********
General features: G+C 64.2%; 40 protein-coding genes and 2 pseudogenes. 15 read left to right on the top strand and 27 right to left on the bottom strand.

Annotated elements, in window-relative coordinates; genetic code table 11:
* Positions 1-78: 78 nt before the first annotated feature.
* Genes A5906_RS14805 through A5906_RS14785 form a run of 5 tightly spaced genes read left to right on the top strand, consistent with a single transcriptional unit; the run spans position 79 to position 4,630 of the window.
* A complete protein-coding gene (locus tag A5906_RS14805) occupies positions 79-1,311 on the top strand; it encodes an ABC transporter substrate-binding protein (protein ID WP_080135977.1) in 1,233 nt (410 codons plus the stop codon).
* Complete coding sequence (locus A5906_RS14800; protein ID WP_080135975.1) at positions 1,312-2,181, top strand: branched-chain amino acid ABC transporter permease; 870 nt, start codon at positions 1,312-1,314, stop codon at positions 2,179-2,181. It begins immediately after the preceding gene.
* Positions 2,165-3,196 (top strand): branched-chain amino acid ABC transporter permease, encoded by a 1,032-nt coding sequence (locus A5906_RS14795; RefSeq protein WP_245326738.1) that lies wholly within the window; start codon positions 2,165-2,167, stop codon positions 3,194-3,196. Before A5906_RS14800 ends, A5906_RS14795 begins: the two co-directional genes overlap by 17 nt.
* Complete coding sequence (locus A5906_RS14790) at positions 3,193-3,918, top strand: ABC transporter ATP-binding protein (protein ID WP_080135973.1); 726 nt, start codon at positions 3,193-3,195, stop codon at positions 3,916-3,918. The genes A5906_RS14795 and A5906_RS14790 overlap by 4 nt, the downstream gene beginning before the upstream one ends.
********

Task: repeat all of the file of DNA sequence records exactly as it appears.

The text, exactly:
General features: G+C 64.2%; 40 protein-coding genes and 2 pseudogenes. 15 read left to right on the top strand and 27 right to left on the bottom strand.

Annotated elements, in window-relative coordinates; genetic code table 11:
* Positions 1-78: 78 nt before the first annotated feature.
* Genes A5906_RS14805 through A5906_RS14785 form a run of 5 tightly spaced genes read left to right on the top strand, consistent with a single transcriptional unit; the run spans position 79 to position 4,630 of the window.
* A complete protein-coding gene (locus tag A5906_RS14805) occupies positions 79-1,311 on the top strand; it encodes an ABC transporter substrate-binding protein (protein ID WP_080135977.1) in 1,233 nt (410 codons plus the stop codon).
* Complete coding sequence (locus A5906_RS14800; protein ID WP_080135975.1) at positions 1,312-2,181, top strand: branched-chain amino acid ABC transporter permease; 870 nt, start codon at positions 1,312-1,314, stop codon at positions 2,179-2,181. It begins immediately after the preceding gene.
* Positions 2,165-3,196 (top strand): branched-chain amino acid ABC transporter permease, encoded by a 1,032-nt coding sequence (locus A5906_RS14795; RefSeq protein WP_245326738.1) that lies wholly within the window; start codon positions 2,165-2,167, stop codon positions 3,194-3,196. Before A5906_RS14800 ends, A5906_RS14795 begins: the two co-directional genes overlap by 17 nt.
* Complete coding sequence (locus A5906_RS14790) at positions 3,193-3,918, top strand: ABC transporter ATP-binding protein (protein ID WP_080135973.1); 726 nt, start codon at positions 3,193-3,195, stop codon at positions 3,916-3,918. The genes A5906_RS14795 and A5906_RS14790 overlap by 4 nt, the downstream gene beginning before the upstream one ends.